This was a pretty remarkable day for cloudscapes… weird, I had no idea cloudscapes was an actual word. Cloudscapes are occasionally cool, and really easy to shoot but… there’s something weird about getting a feeling where it’s absolutely necessary to take my camera out, point and click and capture a cloudscape. Cloudscapes. How messed up is that?
Technical Stuff: The only modification I made to this photo was smudging the name of my village from the sign so I don’t have more people showing up on my doorstep asking for help moving their fridge. Actually… just to be clear, I don’t modify my photos. I might crop the occasional one, but I never change the colours, add to the photo or take elements out. It’s hard enough using a digital camera and telling people I’m a “photographer”, if I were also using software to modify the image I’d have to call myself a “photo technician”, and nobody ever left a bar with a “photo technician” to have a weekend of sex and coke.
Seriously, photography is meant to be the most basic and honest art form… I’m not suggesting photos deliver a Truth, just that when photos are at their least modified they’re at their most honest and if someone uses software to modify a photo the image is no longer a photograph. It’s something else entirely.
Nice cloud pic.
Of course, I don’t agree with your manifesto. I think if you just want to see reality as it exactly is, you can go outside and look at it anytime. I want photographers to turn mundane visual reality into art. That’s what I try to do in my pictures.
Christ, the least you can do is amp the colours! (But you can do it in an honest way.)
So then if they aren’t photographs, what are they?
Thanks for coming over Robin, it’s great to see you here.
“I think if you just want to see reality as it exactly is, you can go outside and look at it anytime.”
Only if you’re satisfied with the cone of reality that immediately surrounds you and your home.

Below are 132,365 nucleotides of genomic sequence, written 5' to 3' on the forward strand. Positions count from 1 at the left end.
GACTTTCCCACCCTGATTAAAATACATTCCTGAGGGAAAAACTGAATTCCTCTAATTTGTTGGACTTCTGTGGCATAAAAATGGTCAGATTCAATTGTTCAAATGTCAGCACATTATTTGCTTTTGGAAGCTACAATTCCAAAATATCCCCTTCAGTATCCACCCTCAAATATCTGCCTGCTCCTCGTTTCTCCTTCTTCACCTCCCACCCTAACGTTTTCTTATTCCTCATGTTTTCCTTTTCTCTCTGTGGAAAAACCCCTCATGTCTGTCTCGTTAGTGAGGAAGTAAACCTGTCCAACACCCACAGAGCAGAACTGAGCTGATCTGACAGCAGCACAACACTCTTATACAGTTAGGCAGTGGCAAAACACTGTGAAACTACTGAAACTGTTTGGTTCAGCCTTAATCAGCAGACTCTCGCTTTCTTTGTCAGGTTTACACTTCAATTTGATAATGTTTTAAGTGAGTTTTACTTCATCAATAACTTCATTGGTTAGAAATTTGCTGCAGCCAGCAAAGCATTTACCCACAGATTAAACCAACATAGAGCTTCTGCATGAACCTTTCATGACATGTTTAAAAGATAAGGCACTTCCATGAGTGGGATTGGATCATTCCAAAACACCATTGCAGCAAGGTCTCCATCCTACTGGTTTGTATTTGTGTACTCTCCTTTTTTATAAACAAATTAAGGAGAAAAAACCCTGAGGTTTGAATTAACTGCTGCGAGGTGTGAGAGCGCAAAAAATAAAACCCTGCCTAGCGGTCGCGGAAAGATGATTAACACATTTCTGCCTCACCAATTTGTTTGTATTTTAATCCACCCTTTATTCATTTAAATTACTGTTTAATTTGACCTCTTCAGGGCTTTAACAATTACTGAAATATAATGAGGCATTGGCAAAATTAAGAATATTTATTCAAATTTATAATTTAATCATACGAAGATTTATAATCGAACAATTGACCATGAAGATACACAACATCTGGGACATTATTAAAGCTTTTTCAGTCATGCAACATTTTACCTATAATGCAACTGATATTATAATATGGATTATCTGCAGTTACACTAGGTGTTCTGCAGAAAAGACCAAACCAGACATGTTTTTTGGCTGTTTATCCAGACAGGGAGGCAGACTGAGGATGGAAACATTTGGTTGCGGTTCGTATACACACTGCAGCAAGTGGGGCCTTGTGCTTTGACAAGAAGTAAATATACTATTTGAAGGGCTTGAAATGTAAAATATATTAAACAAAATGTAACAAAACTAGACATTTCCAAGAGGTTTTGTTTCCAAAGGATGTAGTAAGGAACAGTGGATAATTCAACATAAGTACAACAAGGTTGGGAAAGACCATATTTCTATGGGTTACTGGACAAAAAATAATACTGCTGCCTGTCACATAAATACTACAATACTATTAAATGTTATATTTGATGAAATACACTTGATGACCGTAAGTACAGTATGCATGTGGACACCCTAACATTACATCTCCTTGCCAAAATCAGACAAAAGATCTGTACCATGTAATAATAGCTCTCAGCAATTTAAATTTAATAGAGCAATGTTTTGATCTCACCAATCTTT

I think some (some) of what you do is art involving a photograph in the same way I have a few friends who use photos as a base for their painting, but the finished product isn’t a photograph. But what you’re doing, in my opinion, is right on the edge of what I’d consider photo manipulation.
I also think most of your work is fantastic and you’ve got a great eye, but once you get into photo manipulation I think it stops being one thing and becomes another… I think there should be a new word for a newish art form, something like “PhotoCooking”, which would make you a “PhotoCooker”, which sounds so cool I might want to join you.
The greatest artists in my opinion are news photographers… like the Dust Bowl photos, or the photos from the American Civil War, or the portraiture in National Geographic. James Nachtwey is, without a doubt, one of the greatest artists of the past century.
Some pure photo manipulation: Tony Galindo and here.
The other day we learned how to adjust shadows and highlights in photoshop. My instructor brought in a photo he took of a barn. He purposefully took the photo at the wrong settings so the barn was darker in the photo than it was in reality. I think he said it was the exposure setting. He took it this way so that the sky wouldn’t blow out and he would be able to keep the detail in the clouds. We used the photo as an exercise to learn how to lighten the shadows on the barn without losing detail in the sky.
What do you think about making adjustments to make the image more closely resemble the actual scene? Are these kinds of adjustments (as opposed to colour enhancing or special effects) not similar to the corrections you would make to a film camera before taking the photo? (Keep in mind I am not a photographer and only have a vague idea about what terms like aperture and exposure mean.) I’ve also often wondered how different an image would appear if the same scene were captured on a digital camera and on film. Can pixels capture light as effectively as film does?